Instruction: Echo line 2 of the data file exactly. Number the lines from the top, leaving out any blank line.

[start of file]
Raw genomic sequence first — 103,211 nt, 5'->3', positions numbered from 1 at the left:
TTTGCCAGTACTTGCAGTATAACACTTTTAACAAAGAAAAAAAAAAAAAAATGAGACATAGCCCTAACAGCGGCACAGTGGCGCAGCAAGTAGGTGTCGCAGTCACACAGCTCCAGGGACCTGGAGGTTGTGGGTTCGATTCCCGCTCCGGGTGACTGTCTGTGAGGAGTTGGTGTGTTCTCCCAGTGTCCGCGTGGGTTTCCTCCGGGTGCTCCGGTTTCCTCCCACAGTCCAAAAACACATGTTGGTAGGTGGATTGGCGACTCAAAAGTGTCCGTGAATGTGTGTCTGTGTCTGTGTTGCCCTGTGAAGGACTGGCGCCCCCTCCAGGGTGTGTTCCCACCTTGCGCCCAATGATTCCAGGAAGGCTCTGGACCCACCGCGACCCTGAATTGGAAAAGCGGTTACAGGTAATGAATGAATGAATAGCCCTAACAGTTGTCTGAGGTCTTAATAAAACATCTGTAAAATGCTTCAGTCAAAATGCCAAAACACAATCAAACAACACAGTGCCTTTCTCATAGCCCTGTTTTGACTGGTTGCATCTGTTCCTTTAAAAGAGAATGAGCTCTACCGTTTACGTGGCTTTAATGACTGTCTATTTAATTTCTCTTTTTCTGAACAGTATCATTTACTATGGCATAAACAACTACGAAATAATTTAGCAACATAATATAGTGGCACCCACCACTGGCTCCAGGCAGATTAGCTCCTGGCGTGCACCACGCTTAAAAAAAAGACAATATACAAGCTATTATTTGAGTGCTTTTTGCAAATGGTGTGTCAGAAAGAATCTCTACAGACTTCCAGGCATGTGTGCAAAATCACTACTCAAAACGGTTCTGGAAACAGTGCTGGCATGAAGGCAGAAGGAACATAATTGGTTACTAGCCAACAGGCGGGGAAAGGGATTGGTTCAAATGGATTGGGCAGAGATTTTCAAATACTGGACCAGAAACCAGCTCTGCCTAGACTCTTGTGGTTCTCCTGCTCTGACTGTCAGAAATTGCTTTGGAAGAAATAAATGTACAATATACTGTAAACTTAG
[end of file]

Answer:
TTTGCCAGTACTTGCAGTATAACACTTTTAACAAAGAAAAAAAAAAAAAAATGAGACATAGCCCTAACAGCGGCACAGTGGCGCAGCAAGTAGGTGTCGCAGTCACACAGCTCCAGGGACCTGGAGGTTGTGGGTTCGATTCCCGCTCCGGGTGACTGTCTGTGAGGAGTTGGTGTGTTCTCCCAGTGTCCGCGTGGGTTTCCTCCGGGTGCTCCGGTTTCCTCCCACAGTCCAAAAACACATGTTGGTAGGTGGATTGGCGACTCAAAAGTGTCCGTGAATGTGTGTCTGTGTCTGTGTTGCCCTGTGAAGGACTGGCGCCCCCTCCAGGGTGTGTTCCCACCTTGCGCCCAATGATTCCAGGAAGGCTCTGGACCCACCGCGACCCTGAATTGGAAAAGCGGTTACAGGTAATGAATGAATGAATAGCCCTAACAGTTGTCTGAGGTCTTAATAAAACATCTGTAAAATGCTTCAGTCAAAATGCCAAAACACAATCAAACAACACAGTGCCTTTCTCATAGCCCTGTTTTGACTGGTTGCATCTGTTCCTTTAAAAGAGAATGAGCTCTACCGTTTACGTGGCTTTAATGACTGTCTATTTAATTTCTCTTTTTCTGAACAGTATCATTTACTATGGCATAAACAACTACGAAATAATTTAGCAACATAATATAGTGGCACCCACCACTGGCTCCAGGCAGATTAGCTCCTGGCGTGCACCACGCTTAAAAAAAAGACAATATACAAGCTATTATTTGAGTGCTTTTTGCAAATGGTGTGTCAGAAAGAATCTCTACAGACTTCCAGGCATGTGTGCAAAATCACTACTCAAAACGGTTCTGGAAACAGTGCTGGCATGAAGGCAGAAGGAACATAATTGGTTACTAGCCAACAGGCGGGGAAAGGGATTGGTTCAAATGGATTGGGCAGAGATTTTCAAATACTGGACCAGAAACCAGCTCTGCCTAGACTCTTGTGGTTCTCCTGCTCTGACTGTCAGAAATTGCTTTGGAAGAAATAAATGTACAATATACTGTAAACTTAG